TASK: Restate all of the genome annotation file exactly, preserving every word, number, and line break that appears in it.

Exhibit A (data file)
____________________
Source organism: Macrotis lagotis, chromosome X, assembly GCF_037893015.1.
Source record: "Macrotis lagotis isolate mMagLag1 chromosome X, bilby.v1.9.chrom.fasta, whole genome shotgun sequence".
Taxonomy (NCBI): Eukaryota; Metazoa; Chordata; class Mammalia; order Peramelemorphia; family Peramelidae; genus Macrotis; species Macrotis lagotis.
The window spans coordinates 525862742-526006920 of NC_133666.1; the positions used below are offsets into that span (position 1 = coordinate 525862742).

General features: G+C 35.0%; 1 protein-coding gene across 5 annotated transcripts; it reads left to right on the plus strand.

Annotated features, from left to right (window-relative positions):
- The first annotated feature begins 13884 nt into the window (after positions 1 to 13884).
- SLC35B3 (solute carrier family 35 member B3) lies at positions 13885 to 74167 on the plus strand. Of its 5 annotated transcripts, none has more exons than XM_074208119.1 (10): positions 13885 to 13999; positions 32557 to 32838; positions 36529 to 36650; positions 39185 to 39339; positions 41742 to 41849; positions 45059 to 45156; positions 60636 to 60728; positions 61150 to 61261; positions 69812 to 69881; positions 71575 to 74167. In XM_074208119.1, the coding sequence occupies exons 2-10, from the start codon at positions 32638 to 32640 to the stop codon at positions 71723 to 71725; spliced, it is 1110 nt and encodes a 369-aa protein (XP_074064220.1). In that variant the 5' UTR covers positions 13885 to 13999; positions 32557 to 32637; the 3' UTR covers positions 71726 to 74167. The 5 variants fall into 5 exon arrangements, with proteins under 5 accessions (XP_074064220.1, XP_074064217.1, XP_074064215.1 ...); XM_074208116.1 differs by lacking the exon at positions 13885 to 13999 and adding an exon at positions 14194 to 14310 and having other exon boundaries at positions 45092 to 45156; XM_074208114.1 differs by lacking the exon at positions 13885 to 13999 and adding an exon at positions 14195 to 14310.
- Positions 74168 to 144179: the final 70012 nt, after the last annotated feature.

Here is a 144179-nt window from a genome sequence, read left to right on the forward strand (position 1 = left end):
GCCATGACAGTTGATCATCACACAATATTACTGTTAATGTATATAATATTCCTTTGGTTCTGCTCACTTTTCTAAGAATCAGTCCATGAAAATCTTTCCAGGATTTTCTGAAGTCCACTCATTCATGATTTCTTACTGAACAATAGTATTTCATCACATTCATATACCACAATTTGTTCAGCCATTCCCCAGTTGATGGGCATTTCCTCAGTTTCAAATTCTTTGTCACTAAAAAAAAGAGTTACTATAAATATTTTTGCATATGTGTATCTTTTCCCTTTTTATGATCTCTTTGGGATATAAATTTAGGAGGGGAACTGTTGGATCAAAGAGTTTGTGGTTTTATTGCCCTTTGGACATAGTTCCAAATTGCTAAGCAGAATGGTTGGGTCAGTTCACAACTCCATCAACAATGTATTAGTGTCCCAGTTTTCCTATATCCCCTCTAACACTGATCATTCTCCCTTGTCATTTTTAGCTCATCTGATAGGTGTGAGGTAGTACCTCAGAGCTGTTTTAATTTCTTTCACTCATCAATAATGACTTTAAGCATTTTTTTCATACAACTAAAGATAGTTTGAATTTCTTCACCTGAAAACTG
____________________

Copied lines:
Source organism: Macrotis lagotis, chromosome X, assembly GCF_037893015.1.
Source record: "Macrotis lagotis isolate mMagLag1 chromosome X, bilby.v1.9.chrom.fasta, whole genome shotgun sequence".
Taxonomy (NCBI): Eukaryota; Metazoa; Chordata; class Mammalia; order Peramelemorphia; family Peramelidae; genus Macrotis; species Macrotis lagotis.
The window spans coordinates 525862742-526006920 of NC_133666.1; the positions used below are offsets into that span (position 1 = coordinate 525862742).

General features: G+C 35.0%; 1 protein-coding gene across 5 annotated transcripts; it reads left to right on the plus strand.

Annotated features, from left to right (window-relative positions):
- The first annotated feature begins 13884 nt into the window (after positions 1 to 13884).
- SLC35B3 (solute carrier family 35 member B3) lies at positions 13885 to 74167 on the plus strand. Of its 5 annotated transcripts, none has more exons than XM_074208119.1 (10): positions 13885 to 13999; positions 32557 to 32838; positions 36529 to 36650; positions 39185 to 39339; positions 41742 to 41849; positions 45059 to 45156; positions 60636 to 60728; positions 61150 to 61261; positions 69812 to 69881; positions 71575 to 74167. In XM_074208119.1, the coding sequence occupies exons 2-10, from the start codon at positions 32638 to 32640 to the stop codon at positions 71723 to 71725; spliced, it is 1110 nt and encodes a 369-aa protein (XP_074064220.1). In that variant the 5' UTR covers positions 13885 to 13999; positions 32557 to 32637; the 3' UTR covers positions 71726 to 74167. The 5 variants fall into 5 exon arrangements, with proteins under 5 accessions (XP_074064220.1, XP_074064217.1, XP_074064215.1 ...); XM_074208116.1 differs by lacking the exon at positions 13885 to 13999 and adding an exon at positions 14194 to 14310 and having other exon boundaries at positions 45092 to 45156; XM_074208114.1 differs by lacking the exon at positions 13885 to 13999 and adding an exon at positions 14195 to 14310.
- Positions 74168 to 144179: the final 70012 nt, after the last annotated feature.

Here is a 144179-nt window from a genome sequence, read left to right on the forward strand (position 1 = left end):
GCCATGACAGTTGATCATCACACAATATTACTGTTAATGTATATAATATTCCTTTGGTTCTGCTCACTTTTCTAAGAATCAGTCCATGAAAATCTTTCCAGGATTTTCTGAAGTCCACTCATTCATGATTTCTTACTGAACAATAGTATTTCATCACATTCATATACCACAATTTGTTCAGCCATTCCCCAGTTGATGGGCATTTCCTCAGTTTCAAATTCTTTGTCACTAAAAAAAAGAGTTACTATAAATATTTTTGCATATGTGTATCTTTTCCCTTTTTATGATCTCTTTGGGATATAAATTTAGGAGGGGAACTGTTGGATCAAAGAGTTTGTGGTTTTATTGCCCTTTGGACATAGTTCCAAATTGCTAAGCAGAATGGTTGGGTCAGTTCACAACTCCATCAACAATGTATTAGTGTCCCAGTTTTCCTATATCCCCTCTAACACTGATCATTCTCCCTTGTCATTTTTAGCTCATCTGATAGGTGTGAGGTAGTACCTCAGAGCTGTTTTAATTTCTTTCACTCATCAATAATGACTTTAAGCATTTTTTTCATACAACTAAAGATAGTTTGAATTTCTTCACCTGAAAACTG